Morning Press notices that apparently everybody is watching TV now

Thoughts on Media Ethics. I was probably one of many surprised and a bit disappointed by NBC’s decision to show the footage from Georgian luger Nodar Kumaritashvili’s deadly crash on Friday afternoon. It’s not only dubious, but also surprising — considering how most networks are very sensitive to the issue. They rightly decided not to show the crash anymore, but the damage was already done, I think. That’s an easy way to frustrate the family, or  nation, of the deceased luger. NBC should have been more careful.

Super Bowl ratings. So, everybody knows that the Super Bowl is the biggest television event of the year, and everybody knows that it was close, and everybody knows that the new “America’s Team” (the Saints) won the game and partied afterward. And Drew Brees has an adorable kid.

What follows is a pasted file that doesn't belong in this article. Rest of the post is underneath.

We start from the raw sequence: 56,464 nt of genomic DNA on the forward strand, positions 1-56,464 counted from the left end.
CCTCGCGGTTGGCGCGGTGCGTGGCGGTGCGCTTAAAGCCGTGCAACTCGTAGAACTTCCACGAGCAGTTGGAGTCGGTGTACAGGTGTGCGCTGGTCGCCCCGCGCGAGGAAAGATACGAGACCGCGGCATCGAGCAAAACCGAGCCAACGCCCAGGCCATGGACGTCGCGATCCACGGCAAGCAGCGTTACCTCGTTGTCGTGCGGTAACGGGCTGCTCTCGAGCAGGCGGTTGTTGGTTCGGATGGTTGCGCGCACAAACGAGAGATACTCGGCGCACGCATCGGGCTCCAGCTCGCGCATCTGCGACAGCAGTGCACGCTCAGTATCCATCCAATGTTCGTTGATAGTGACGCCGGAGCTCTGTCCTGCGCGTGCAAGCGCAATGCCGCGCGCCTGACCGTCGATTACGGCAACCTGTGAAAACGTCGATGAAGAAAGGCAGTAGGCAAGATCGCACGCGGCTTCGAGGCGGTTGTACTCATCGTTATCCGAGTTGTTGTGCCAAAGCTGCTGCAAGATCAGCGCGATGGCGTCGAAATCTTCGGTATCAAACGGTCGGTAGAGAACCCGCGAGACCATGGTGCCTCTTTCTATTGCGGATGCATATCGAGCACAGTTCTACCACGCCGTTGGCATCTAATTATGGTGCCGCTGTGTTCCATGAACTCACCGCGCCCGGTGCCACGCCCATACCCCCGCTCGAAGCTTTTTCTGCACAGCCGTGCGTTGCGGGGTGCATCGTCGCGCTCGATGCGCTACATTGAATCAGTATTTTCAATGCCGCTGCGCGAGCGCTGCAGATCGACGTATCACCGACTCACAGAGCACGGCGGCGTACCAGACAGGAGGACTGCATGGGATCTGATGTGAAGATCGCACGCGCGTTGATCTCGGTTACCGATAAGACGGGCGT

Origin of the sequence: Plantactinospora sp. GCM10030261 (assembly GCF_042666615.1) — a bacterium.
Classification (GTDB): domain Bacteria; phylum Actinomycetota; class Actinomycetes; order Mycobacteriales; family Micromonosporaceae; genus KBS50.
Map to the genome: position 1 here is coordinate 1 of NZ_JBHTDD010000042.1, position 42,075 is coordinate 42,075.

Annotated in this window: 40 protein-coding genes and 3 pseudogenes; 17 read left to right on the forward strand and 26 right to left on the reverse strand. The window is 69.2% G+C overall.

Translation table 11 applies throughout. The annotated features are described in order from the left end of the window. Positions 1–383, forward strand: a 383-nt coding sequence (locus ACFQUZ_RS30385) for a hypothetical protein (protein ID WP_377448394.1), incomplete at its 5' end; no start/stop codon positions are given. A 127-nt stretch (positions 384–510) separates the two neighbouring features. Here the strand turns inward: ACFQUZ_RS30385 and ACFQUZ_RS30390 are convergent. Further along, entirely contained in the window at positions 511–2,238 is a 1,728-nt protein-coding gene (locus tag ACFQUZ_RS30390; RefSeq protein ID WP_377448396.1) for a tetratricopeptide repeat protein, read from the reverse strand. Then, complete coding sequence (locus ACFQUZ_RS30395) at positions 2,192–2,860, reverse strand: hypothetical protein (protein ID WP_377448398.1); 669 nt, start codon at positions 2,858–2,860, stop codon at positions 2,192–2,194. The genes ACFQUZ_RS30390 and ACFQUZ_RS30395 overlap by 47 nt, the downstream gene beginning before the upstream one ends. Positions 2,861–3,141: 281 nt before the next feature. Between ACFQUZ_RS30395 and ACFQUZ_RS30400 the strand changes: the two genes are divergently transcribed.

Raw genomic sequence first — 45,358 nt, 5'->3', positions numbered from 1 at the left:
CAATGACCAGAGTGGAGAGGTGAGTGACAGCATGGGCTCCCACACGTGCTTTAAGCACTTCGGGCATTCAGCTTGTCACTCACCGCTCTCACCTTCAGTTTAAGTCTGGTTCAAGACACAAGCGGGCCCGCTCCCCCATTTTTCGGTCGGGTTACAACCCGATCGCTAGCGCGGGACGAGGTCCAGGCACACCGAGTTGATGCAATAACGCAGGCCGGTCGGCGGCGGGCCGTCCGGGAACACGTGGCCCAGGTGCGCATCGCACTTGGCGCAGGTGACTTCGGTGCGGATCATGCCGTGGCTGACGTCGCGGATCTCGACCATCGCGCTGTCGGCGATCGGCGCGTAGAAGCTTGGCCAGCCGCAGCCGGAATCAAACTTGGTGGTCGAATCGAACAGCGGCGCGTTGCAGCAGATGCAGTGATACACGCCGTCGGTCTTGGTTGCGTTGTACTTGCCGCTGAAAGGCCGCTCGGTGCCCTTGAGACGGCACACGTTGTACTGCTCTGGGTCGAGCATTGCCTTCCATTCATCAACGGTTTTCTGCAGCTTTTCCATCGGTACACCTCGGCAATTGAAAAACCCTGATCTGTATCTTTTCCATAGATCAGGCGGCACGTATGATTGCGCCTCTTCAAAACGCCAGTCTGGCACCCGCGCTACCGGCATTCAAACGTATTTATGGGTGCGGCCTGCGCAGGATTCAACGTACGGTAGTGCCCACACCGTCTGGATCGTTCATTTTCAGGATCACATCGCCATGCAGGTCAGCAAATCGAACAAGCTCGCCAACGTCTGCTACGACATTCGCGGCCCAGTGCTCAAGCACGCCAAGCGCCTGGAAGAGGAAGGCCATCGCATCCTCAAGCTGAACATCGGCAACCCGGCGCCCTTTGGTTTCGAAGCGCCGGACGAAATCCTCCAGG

But Super Bowl XLIV passed the M*A*S*H* finale as the most watched television event of all time. Let me put it differently — more people tuned in to the Super Bowl this year than any other television event ever. Impressive.

Olympic ratings. Likewise, this year’s opening ceremony in Vancouver was the second-most watched non-United States Winter Olympics ceremony.  The only one to get more viewers was the 1994 Games in Lillehammer, which was buoyed by the Tonya Harding/Nancy Kerrigan controversy. As noted before on this blog, though NBC might be losing money on the Games coverage, there are certainly a lot of people watching.

Pain on an Olympic level. This is…unfortunate.

The fantastic commentary totally makes this video. It’s funny to watch, but absolutely not funny when it’s you.

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